Vol 48, No 1. Selected articles and reviews available online to all. Full issue available online to subscribers.
As the International year of chemistry begins, acting editor Laura Howes reflects on what's to come
Bill Bryson and RSC President Professor David Phillips presented the winners of the 2010 RSC Bill Bryson Science Communication Prize with their prizes
RSC ChemNet members visited Diamond Light Source in Didcot
Telecommunications company O2 has launched a new competition for UK secondary school teachers
The Salters' Institute announces details of chemistry events for 2011
The Scottish Curriculum for Excellence has been announced and the RSC hosted an event at the Scottish Parliament, Laura Howes reports.
Negishi, Suzuki and Heck were honoured for their pioneering work on palladium catalysis, David Bradley reports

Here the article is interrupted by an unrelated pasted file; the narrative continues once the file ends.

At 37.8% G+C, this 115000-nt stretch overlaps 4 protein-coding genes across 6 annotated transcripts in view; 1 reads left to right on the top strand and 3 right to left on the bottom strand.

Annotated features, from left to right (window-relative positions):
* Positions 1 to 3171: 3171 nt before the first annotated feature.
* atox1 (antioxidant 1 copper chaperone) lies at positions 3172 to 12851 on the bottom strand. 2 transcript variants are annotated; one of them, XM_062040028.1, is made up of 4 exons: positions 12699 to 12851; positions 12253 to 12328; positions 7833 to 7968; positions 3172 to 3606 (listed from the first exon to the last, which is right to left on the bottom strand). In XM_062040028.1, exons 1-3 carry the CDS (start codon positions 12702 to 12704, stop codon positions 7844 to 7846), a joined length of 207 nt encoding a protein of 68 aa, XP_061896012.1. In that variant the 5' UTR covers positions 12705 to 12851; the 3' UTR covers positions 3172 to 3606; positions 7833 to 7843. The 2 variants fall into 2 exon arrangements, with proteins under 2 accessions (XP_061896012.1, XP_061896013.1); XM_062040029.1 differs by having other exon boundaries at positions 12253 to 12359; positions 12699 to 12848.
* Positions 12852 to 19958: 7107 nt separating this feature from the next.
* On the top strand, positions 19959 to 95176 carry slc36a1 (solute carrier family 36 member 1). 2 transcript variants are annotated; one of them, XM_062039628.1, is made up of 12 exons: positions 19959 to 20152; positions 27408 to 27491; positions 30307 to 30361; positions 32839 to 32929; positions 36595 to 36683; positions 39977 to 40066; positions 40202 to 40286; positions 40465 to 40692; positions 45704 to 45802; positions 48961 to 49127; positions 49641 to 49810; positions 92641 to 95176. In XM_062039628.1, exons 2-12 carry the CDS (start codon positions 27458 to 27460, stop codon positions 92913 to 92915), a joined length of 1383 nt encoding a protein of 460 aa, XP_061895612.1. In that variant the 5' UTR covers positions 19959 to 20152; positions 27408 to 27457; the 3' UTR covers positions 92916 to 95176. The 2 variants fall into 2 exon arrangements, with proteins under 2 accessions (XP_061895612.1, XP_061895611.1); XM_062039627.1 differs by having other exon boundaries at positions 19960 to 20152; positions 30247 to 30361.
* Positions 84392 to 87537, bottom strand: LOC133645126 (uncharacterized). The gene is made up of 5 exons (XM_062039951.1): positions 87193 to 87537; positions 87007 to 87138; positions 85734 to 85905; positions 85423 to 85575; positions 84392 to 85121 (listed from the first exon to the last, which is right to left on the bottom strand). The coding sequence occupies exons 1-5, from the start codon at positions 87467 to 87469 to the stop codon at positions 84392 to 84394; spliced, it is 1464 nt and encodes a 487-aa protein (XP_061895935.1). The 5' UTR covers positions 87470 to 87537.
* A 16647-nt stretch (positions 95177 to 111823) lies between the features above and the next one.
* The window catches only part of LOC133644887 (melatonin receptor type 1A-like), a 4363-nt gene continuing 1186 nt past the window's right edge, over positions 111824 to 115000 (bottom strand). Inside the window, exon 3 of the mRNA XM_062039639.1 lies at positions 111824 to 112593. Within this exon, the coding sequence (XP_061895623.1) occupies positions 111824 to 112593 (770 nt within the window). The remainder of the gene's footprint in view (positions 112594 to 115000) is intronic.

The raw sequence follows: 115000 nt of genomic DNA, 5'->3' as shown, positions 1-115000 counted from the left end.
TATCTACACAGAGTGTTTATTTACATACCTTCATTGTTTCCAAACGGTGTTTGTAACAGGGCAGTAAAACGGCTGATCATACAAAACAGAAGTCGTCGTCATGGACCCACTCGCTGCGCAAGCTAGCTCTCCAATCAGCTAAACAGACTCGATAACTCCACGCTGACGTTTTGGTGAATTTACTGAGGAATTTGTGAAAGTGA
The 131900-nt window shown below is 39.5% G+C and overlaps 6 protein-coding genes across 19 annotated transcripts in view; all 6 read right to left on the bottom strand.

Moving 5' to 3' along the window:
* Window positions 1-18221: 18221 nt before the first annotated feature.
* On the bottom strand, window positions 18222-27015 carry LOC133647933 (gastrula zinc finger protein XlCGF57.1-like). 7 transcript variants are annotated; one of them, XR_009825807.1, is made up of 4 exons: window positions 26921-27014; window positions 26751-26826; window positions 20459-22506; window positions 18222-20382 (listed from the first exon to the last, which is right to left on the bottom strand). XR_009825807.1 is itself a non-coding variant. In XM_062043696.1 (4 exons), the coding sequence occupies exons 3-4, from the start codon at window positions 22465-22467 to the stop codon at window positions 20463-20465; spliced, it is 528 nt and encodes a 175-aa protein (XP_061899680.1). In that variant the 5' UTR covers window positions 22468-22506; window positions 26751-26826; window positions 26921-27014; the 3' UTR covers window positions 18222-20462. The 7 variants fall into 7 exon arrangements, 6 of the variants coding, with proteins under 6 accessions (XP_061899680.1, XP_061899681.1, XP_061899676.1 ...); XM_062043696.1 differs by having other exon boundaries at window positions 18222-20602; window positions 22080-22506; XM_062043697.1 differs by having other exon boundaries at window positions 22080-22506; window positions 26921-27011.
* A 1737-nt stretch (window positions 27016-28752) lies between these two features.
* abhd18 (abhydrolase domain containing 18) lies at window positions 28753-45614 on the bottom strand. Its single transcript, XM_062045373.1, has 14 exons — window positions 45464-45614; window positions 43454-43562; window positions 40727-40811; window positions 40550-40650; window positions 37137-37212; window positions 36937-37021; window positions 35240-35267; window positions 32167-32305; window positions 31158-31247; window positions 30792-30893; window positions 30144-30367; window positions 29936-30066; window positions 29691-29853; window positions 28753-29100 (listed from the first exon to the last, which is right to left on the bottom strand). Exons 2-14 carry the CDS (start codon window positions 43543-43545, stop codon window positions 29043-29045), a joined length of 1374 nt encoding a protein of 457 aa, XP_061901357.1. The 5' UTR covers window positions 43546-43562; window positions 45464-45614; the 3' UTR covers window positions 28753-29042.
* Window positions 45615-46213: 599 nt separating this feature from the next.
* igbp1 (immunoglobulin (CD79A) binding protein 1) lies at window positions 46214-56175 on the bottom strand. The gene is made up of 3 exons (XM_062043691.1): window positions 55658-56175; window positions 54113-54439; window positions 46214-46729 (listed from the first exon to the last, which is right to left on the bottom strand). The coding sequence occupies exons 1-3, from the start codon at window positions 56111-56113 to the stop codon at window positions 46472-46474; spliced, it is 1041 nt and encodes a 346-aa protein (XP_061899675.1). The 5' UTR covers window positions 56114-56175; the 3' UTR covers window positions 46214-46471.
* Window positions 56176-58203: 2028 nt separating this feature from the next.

David Bradley on the strongest, thinnest material known to man
Items: Various short items
Peter Childs, University of Limerick, investigates words in chemistry. In this issue: As thick as treacle
Simon Cotton takes a look at those compounds that find themselves in the news or relate to our everyday lives. In this issue: caffeine
Tony Tooth looks at some websites that may be of interest to chemistry teachers. In this issue: Water, nanoscience and organic synthesis
Education in Chemistry Letters, January 2011
Demonstrations to capture the student's imagination by Adrian Guy of Blundell's School. In this issue: The thermite reaction
John Emsley, University of Cambridge, takes you on a tour of the Periodic Table. In this issue: Silicon - standard weight and stinging nettles
Stilton, camembert, limburger and cheddar - why, and how, does cheese come in such a variety of smells and tastes?
The story of the discovery, synthesis and prescription of a synthetic hormone, and the effects on those who took it and their descendants
A Global Experiment for the International Year of Chemistry
The concept of entropy might seem abstract, but can be illustrated by a statistical interpretation
A study of an experienced teacher over one year
There have been several reports on the decline in students' attitudes towards science in secondary schools
How recent research gives us a greater insight into the learning process
Paul Monk and Lindsey J. Munro